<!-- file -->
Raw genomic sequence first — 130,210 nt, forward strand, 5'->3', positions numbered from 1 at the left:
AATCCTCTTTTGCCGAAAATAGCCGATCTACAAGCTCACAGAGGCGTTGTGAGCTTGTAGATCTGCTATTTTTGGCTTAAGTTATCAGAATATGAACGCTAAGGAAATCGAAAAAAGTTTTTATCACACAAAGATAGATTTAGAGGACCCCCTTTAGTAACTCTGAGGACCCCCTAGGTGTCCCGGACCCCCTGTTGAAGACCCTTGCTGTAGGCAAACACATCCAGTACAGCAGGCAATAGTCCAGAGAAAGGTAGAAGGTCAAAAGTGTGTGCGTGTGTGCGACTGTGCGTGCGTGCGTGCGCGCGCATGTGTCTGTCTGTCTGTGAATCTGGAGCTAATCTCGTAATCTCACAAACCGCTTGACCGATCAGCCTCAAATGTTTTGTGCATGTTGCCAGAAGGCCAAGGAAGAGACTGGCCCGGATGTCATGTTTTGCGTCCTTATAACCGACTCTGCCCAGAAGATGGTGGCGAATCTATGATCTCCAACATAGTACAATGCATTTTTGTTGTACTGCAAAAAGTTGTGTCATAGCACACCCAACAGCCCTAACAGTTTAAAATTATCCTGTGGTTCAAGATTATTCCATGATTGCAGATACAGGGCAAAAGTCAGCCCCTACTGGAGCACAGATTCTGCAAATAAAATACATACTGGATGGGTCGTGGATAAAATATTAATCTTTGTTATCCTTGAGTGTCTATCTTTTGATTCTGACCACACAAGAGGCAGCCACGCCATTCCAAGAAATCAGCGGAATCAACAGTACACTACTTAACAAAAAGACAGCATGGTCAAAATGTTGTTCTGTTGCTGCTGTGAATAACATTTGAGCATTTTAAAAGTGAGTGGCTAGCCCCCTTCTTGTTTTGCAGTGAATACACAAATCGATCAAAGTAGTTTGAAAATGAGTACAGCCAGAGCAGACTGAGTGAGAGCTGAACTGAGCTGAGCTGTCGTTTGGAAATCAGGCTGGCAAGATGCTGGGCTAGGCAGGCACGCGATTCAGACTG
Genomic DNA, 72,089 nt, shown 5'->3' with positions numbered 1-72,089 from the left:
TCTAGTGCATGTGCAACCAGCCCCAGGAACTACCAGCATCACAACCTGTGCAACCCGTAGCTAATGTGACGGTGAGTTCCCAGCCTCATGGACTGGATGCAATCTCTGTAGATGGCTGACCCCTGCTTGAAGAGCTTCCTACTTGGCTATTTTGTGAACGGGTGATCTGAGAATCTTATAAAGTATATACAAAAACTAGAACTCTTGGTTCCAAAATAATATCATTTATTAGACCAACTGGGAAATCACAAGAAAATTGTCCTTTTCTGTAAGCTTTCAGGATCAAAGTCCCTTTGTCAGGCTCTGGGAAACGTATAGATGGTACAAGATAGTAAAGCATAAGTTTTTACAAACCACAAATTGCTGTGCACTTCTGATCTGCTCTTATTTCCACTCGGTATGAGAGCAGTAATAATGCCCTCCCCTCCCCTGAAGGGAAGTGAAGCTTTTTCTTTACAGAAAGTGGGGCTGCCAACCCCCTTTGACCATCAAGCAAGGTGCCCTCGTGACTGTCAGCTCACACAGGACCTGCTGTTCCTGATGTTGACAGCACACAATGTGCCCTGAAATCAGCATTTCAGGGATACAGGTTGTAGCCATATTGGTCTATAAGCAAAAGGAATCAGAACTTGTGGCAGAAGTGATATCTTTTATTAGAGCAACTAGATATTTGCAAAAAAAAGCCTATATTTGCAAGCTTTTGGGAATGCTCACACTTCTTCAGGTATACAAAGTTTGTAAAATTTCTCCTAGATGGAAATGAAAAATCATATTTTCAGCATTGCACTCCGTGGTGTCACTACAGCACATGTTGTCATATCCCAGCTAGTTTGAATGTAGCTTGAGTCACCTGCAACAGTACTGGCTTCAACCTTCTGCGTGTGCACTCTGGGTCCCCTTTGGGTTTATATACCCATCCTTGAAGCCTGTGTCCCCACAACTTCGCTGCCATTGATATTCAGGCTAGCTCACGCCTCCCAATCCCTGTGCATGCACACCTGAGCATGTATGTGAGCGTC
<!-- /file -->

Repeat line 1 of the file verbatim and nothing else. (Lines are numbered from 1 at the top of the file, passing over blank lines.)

Raw genomic sequence first — 130,210 nt, forward strand, 5'->3', positions numbered from 1 at the left: